WARWICK Arts Centre’s Mead Gallery has reopened after being closed for three-and-a-half years for a major redevelopment.
The first event at the new-look venue – Dappled Light by Rana Begum – is now under way and runs until March 13.
Elected to the Royal Academy in 2020, Rana has exhibited around the world, with recent commissions including work for Boston’s Museum of Fine Arts, New York University, and for London City Island.
Admission to the exhibition which explores the perception of light and colour through vibrant paintings, sculptures, and installations is free and the collection of work is available to view between 11am and 8pm Tuesday to Sunday.
The Mead Gallery has been at the centre of the visual arts world in the Midlands since 1986, hosting major international artists such as Henry Moore, Peter Lanyon and artist-turned-film-maker Steve McQueen.
It closed in June 2018, after exhibitions dedicated to painter Clare Woods and mid-20th century artist/ designer John Piper, as part of the arts centre’s wider transformation programme.
Now situated on the ground floor of Warwick Arts Centre, at the heart of the new foyer, the repositioned Mead Gallery is more visible and has retained its familiar and adaptable L-shape.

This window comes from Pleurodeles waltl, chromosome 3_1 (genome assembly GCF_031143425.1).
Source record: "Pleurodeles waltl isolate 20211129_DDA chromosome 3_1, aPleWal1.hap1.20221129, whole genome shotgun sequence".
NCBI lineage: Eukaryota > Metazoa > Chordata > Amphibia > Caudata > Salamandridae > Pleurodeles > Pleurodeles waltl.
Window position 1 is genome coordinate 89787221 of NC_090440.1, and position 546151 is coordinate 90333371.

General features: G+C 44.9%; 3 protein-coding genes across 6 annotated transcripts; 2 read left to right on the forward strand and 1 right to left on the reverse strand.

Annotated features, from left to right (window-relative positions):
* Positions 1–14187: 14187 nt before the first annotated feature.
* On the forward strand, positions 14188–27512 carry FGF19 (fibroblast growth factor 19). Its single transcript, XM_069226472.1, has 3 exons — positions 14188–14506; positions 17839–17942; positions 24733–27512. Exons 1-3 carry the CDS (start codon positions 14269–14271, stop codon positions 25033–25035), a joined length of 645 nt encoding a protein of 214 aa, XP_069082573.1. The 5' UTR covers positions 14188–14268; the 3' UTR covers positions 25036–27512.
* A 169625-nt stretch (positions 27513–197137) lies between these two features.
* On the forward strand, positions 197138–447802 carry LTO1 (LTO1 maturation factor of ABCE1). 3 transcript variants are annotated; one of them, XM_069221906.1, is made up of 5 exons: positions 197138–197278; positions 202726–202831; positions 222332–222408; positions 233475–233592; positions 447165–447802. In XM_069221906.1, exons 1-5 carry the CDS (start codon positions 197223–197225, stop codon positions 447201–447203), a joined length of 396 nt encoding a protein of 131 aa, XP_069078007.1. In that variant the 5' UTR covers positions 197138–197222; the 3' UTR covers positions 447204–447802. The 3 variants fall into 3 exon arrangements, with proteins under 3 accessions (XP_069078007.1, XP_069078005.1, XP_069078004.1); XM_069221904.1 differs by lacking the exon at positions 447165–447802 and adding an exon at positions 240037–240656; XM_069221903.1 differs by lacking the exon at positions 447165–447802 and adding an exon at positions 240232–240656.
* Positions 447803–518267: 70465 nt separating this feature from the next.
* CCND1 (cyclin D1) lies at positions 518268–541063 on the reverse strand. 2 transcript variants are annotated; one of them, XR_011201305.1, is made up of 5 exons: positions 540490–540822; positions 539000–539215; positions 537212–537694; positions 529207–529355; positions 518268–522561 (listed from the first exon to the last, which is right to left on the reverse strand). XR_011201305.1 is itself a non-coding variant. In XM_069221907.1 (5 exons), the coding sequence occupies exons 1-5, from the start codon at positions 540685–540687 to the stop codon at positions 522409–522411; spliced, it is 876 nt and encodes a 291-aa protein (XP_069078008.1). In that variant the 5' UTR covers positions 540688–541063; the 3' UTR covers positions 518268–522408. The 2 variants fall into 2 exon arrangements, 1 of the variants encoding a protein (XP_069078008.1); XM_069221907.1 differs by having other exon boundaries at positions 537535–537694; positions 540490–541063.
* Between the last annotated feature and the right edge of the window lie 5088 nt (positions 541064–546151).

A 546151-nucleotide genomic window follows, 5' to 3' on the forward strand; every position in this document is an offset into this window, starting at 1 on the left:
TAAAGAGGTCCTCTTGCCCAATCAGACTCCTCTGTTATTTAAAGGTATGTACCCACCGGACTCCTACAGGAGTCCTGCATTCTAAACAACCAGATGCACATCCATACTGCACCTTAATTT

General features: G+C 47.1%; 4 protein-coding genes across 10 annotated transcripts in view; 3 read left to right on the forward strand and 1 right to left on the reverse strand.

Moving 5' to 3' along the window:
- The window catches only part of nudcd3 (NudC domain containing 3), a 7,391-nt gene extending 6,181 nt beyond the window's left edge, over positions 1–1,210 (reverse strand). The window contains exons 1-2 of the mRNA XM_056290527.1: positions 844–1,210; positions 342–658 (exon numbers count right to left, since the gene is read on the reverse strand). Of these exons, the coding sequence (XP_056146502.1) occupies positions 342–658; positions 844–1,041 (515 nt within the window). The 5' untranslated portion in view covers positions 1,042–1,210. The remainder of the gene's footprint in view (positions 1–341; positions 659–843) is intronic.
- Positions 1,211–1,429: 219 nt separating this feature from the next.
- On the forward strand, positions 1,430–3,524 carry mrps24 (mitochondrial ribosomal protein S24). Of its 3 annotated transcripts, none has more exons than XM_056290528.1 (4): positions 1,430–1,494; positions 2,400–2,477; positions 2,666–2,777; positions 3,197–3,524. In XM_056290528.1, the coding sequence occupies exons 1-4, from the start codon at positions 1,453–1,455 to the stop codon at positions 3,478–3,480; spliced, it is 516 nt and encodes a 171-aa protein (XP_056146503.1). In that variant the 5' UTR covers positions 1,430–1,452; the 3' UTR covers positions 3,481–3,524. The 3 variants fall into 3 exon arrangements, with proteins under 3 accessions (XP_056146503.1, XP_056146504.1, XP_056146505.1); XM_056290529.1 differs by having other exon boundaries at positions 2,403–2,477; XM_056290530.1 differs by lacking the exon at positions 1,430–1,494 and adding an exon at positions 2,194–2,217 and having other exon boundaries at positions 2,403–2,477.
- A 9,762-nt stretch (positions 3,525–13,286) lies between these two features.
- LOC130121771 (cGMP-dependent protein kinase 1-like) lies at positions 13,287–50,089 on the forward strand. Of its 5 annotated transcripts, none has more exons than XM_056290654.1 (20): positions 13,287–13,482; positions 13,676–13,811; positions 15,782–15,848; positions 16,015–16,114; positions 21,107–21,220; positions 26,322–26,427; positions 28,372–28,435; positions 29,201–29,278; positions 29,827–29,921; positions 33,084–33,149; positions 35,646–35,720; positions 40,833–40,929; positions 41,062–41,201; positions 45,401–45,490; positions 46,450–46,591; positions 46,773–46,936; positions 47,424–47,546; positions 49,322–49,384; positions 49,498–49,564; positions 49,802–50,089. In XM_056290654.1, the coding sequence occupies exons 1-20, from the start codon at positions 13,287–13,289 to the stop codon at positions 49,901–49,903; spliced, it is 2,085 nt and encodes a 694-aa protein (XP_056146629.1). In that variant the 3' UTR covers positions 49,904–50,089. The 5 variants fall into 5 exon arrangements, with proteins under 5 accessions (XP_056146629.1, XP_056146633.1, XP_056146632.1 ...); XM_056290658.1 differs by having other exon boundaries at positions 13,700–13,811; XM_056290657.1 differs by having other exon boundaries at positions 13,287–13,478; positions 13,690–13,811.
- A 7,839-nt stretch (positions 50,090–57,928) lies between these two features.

With a floor area of 6,458sq ft, it is the largest single dedicated contemporary exhibition space in the region.
Warwick Arts Centre’s director Doreen Foster said: “As one of the UK’s most significant and respected contemporary galleries, our
Mead Gallery has been sorely missed. “We’re especially pleased to be opening with new work from Rana, whose work is simply stunning.
“Dappled Light is a perfect way to reintroduce the Mead to everyone – from art aficionados, to casual visitors who’ve just popped in early before seeing a film, concert or show.”
Rana said he was so excited to share this body of work which stemmed from new explorations in the studio he pushed and developed in response to the architecture and the natural light of the renovated Mead space.
“Together with curator Cliff Lauson, we have considered how people will move through the space, and the atmosphere and experience it will create.”
Warwick Arts Centre began to reopen in October after a £25.5million redevelopment – the largest in its history.
It now has a more spacious foyer and three state-of-the-art cinemas, along with numerous performance spaces.
The much-anticipated return of the Mead is major event in the visual art calendar – both nationally and internationally.
Visit warwickartscentre.co.uk for more on Warwick Arts Centre and the Mead Gallery.